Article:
In its annual report on the U.S. business climate, the American Chamber of Commerce in China said a collection of rules, standards and other requirements under China’s “indigenous innovation” policy were starting to hamper the ability of outside technology firms to operate.
As the nation has intensified government protection of and support for designated industries, the policies have raised doubts “about the depth of commitment of China’s leadership to reform, of completing the transition” to more open markets, said chamber President Christian Murck.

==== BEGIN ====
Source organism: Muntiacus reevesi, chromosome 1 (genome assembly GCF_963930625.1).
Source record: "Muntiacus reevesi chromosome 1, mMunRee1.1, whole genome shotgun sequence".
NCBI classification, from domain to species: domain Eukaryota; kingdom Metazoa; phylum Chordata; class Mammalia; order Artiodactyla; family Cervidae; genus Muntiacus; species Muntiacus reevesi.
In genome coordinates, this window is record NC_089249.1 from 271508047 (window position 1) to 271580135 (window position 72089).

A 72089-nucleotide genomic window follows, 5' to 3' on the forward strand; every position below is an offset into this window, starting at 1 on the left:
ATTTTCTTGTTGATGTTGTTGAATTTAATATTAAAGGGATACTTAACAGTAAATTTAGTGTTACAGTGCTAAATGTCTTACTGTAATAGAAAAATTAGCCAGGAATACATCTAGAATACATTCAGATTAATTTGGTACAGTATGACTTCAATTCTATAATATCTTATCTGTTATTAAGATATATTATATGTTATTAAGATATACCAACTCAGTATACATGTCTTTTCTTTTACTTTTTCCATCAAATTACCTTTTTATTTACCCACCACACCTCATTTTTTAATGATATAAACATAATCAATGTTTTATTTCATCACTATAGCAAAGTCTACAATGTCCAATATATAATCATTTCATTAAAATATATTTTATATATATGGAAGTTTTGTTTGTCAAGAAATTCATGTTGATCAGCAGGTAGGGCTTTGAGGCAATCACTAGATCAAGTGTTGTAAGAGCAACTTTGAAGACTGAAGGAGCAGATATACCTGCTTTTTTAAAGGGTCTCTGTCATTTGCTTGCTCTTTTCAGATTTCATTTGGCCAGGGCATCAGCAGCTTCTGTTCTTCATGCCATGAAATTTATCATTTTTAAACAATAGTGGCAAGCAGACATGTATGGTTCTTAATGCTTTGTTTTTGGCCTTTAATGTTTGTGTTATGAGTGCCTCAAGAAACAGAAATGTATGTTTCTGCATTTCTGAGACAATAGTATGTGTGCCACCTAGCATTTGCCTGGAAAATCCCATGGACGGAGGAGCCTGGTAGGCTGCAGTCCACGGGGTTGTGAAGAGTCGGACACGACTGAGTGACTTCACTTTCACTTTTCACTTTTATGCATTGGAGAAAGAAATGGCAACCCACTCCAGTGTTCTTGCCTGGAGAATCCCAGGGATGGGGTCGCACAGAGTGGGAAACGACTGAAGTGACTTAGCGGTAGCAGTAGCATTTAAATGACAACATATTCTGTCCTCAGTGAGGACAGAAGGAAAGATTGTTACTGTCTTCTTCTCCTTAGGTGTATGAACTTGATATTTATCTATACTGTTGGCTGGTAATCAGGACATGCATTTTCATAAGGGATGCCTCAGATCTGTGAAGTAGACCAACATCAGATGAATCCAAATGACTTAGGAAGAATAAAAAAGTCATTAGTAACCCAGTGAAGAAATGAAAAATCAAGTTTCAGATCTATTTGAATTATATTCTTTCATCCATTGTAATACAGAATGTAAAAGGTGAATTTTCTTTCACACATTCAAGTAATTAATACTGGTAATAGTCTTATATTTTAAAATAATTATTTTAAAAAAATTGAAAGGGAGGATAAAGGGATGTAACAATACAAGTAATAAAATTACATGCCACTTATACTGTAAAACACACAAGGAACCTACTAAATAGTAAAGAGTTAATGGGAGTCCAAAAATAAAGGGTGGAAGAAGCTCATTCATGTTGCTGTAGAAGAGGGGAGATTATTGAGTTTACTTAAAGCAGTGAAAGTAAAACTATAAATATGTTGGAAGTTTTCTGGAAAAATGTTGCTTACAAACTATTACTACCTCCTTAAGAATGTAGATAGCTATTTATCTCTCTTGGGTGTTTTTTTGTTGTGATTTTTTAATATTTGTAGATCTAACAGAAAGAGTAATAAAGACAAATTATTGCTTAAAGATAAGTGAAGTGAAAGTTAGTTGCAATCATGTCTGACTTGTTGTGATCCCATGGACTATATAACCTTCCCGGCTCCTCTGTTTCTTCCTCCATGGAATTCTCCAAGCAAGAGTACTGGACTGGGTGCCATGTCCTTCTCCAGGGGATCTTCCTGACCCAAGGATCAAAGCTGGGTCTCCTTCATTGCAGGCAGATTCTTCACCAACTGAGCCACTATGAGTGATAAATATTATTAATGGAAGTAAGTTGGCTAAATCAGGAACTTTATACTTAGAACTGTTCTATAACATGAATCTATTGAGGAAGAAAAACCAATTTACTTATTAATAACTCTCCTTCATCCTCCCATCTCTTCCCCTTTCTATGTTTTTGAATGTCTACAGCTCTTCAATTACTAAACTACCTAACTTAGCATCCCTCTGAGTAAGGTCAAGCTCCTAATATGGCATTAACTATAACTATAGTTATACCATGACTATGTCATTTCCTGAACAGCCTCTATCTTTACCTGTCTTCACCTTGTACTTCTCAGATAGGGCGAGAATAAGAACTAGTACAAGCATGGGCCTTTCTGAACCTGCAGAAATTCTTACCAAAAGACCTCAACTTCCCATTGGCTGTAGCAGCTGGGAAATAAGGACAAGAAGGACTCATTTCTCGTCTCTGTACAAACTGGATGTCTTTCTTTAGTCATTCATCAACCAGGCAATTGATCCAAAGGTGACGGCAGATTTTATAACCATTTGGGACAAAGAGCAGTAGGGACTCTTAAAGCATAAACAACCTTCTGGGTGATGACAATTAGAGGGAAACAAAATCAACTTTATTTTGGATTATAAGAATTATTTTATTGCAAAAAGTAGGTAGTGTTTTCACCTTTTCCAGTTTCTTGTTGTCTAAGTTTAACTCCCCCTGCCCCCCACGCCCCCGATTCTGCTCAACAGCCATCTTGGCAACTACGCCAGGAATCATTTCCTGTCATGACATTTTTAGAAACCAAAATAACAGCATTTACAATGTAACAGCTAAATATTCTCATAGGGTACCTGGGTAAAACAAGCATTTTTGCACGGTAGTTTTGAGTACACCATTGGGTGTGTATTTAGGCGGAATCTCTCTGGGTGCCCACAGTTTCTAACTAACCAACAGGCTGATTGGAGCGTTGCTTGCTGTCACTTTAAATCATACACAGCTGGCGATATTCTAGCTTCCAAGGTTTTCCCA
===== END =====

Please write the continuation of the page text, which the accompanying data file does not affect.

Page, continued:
U.S. business and political leaders have repeatedly criticized China’s new push to advance its local technology companies, citing the importance of giving American firms freer access to China’s vast market. China has become a top destination for U.S. exports, and success there is a central aim of major corporations.
There is a growing acknowledgment, however, that the economic access that has boosted China’s growth over the past 20 years — and opened the country to companies such as Wal-Mart and General Motors — has entered a new and, for the United States, more complicated phase.